By Kevin Guyan
Stress: Approaches to the First World War is currently running at University College London and explores the effects of the First World War on the mind, the body and the environment. The exhibition is part of the Student Engager project, which began at UCL in February 2012 to explore the question, ‘What happens when PhD students from different disciplines explore links between their research and museum collections then share their discoveries with non-university audiences?’
I am one of nine PhD students who works for UCL’s Public and Cultural Engagement Department on ‘as and when’ contracts and wish to share what we can learn when PhD researchers are placed in museums and left to engage with the public. I am in the final year of my PhD in History at UCL and got involved in the project as I was aware that historians often find themselves presenting research only to those working in the same field. Through the Student Engager project, I have experienced first-hand how PhD students can use museums as locations to fine-tune their thesis through two-way discussions with visitors, as well as other curators, and avoid the dangers of intellectually narrow research.
The meat and bones of the Student Engager project is the presence of PhD researchers in UCL’s museums (the Petrie Museum of Egyptology, the Grant Museum of Zoology, and the Art Museum), working three hour shifts every one or two weeks. Similarly, during the run of Stress, an engager is always present in the exhibition space ready for conversation – making all visits a unique experience that presents a personal interpretation of the materials on display from whoever is working that afternoon.
Approaches to engaging vary but researchers generally follow the pattern of approaching interested visitors, introducing themselves, explaining the project and asking about their museum experience. This either provokes a confused look, a polite acknowledgement of the project or sparks the start of a conversation, which can last anything from five minutes to three hours. The project discourages engagers from reciting prepared monologues and instead encourages people to draw connections between their theses and the collections, and enjoy the thrill of seeing where visitor conversations lead. After every engagement, researchers input details into an online platform that enables us to gather quantitative and qualitative information on the types of people encountered in the museums and the conversations taking place.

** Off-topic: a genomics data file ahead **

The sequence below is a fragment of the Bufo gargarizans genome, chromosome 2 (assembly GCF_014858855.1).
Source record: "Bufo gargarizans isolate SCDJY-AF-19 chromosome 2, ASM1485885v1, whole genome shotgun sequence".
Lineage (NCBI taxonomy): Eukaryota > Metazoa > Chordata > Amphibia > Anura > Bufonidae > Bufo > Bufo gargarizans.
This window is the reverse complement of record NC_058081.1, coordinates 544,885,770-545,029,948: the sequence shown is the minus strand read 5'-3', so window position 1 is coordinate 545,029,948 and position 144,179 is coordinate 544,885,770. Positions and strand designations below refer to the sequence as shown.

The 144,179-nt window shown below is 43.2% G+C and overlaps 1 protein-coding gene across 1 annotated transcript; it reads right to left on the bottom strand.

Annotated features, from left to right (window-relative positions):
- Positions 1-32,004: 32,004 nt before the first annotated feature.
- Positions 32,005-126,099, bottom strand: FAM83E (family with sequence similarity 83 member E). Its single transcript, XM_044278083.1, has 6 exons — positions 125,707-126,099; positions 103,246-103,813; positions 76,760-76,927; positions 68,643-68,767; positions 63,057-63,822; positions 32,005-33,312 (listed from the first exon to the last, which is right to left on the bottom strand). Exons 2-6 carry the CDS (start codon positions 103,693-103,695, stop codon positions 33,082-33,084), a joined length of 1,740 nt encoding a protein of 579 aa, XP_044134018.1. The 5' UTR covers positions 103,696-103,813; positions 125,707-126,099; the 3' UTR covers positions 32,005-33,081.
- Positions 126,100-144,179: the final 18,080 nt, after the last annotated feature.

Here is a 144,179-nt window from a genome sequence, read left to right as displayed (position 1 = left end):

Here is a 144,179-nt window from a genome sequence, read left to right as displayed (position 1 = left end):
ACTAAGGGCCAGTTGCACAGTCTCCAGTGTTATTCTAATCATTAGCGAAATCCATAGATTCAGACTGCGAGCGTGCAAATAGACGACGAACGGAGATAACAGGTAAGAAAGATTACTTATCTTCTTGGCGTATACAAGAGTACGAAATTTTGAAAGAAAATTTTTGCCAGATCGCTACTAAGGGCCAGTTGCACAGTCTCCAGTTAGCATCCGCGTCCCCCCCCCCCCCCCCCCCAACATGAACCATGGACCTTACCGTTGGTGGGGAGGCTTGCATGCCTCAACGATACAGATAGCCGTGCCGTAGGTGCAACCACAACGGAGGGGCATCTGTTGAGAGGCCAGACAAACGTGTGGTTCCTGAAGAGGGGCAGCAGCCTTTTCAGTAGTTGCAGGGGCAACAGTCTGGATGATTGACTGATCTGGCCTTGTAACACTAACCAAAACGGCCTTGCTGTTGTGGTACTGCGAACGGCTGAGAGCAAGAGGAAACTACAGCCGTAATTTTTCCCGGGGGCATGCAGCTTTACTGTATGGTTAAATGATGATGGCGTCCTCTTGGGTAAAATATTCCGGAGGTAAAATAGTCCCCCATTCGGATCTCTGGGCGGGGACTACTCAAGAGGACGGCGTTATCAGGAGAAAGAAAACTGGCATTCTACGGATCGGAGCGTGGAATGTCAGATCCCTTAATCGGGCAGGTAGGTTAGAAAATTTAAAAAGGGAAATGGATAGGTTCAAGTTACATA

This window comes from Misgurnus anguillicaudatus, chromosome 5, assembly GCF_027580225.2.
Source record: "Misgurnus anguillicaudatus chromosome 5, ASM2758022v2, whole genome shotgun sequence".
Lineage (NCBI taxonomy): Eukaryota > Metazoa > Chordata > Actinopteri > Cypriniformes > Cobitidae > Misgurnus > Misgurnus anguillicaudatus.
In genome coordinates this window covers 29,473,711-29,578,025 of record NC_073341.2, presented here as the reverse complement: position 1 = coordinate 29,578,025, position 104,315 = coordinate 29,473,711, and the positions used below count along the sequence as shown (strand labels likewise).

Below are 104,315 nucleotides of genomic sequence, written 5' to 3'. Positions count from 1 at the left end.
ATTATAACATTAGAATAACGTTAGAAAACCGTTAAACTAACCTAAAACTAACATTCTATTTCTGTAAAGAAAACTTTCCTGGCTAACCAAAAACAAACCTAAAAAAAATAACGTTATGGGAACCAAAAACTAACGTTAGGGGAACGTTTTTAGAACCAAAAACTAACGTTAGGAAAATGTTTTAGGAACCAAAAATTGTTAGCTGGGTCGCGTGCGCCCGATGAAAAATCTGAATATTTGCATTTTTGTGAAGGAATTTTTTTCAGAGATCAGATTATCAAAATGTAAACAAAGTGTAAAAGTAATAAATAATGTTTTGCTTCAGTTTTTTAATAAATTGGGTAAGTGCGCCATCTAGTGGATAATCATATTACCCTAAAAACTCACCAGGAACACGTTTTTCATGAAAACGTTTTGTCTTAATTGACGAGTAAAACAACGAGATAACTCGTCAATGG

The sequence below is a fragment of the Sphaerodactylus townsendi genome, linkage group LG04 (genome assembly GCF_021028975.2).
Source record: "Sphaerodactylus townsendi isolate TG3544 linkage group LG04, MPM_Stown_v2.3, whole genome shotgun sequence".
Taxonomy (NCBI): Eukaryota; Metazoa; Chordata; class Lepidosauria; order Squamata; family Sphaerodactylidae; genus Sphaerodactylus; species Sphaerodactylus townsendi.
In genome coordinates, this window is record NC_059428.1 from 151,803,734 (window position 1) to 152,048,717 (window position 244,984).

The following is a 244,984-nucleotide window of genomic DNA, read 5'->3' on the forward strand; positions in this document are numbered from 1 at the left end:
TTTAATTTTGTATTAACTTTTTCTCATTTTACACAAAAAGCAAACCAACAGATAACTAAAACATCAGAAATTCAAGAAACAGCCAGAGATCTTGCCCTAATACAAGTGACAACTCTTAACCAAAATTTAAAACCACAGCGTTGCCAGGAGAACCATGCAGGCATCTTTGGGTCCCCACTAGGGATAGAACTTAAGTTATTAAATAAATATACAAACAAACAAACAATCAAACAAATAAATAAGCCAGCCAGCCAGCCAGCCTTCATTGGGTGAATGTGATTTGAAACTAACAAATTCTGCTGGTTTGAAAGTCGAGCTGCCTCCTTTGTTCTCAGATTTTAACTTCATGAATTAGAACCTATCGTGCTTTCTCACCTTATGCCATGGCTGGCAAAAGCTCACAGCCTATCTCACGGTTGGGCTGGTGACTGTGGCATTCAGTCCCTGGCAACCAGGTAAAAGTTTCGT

Project responses are overwhelmingly positive. Between October 2012 and January 2015, engagers had 1,516 conversations and described 93 per cent of interactions favourably. Online responses also noted that UCL Museums and Collections was the most common talking point (38 per cent of engagements), followed by the researcher’s own work (33 per cent of engagements).
The Student Engager project has helped encourage curators to reimagine museum sites as interactive locations for conversation. It has also given me a space to test innovative and experimental ways to share my research. For example, I brought images from my research into the museums then observed the responses they provoked from visitors. I shared photographs of ideal English homes in the 1940s and 1950s, this presented an entry-point for visitors to start conversations as they drew links between the images and their own lives. Visual cues helped visitors think about their own homes, both past and present, in a new way, while also educating me on their experiences and opinions towards my research.
The project is not without its problems. It risks looking for intellectual connections between themes and across disciplines where none may in fact exist. Projects like this also come at a cost, requiring the funding for a full roster of museum staff alongside researchers who are paid for their time. Universities cannot expect PhD students to undertake public engagement work without recompense.
Above all, placing PhD students in university museums does not require a ‘dumbing-down’ of the intellectual rigour of research. It instead opens up new skills, crucial for historians entering competitive job markets. The benefits also reach far further than dissemination alone – they allow researchers to enter into dialogues with people from different backgrounds and identify new and unexpected connections. The process of sharing ideas with people unfamiliar with our own field forces us to change the way we present information, which ultimately results in a deeper understanding for everyone involved.
For further information on the UCL Student Engager Project and Stress: Approaches to the First World War visit //blogs.ucl.ac.uk/researchers-in-museums
Kevin Guyan is in the final year of a PhD in History at University College London and is a Visiting Research Associate with the University of Texas at Austin during Fall 2015. His research explores how planning experts, including architects and sociologists, used the design of domestic space to produce new performances of masculinity in Britain in the 1940s and 1950s. He is from the North East of Scotland and works as the Student Engagement Coordinator for UCL’s Public and Cultural Engagement Department, a project that provides a platform for PhD students to share their research with non-academic audiences.
All images courtesy of the author.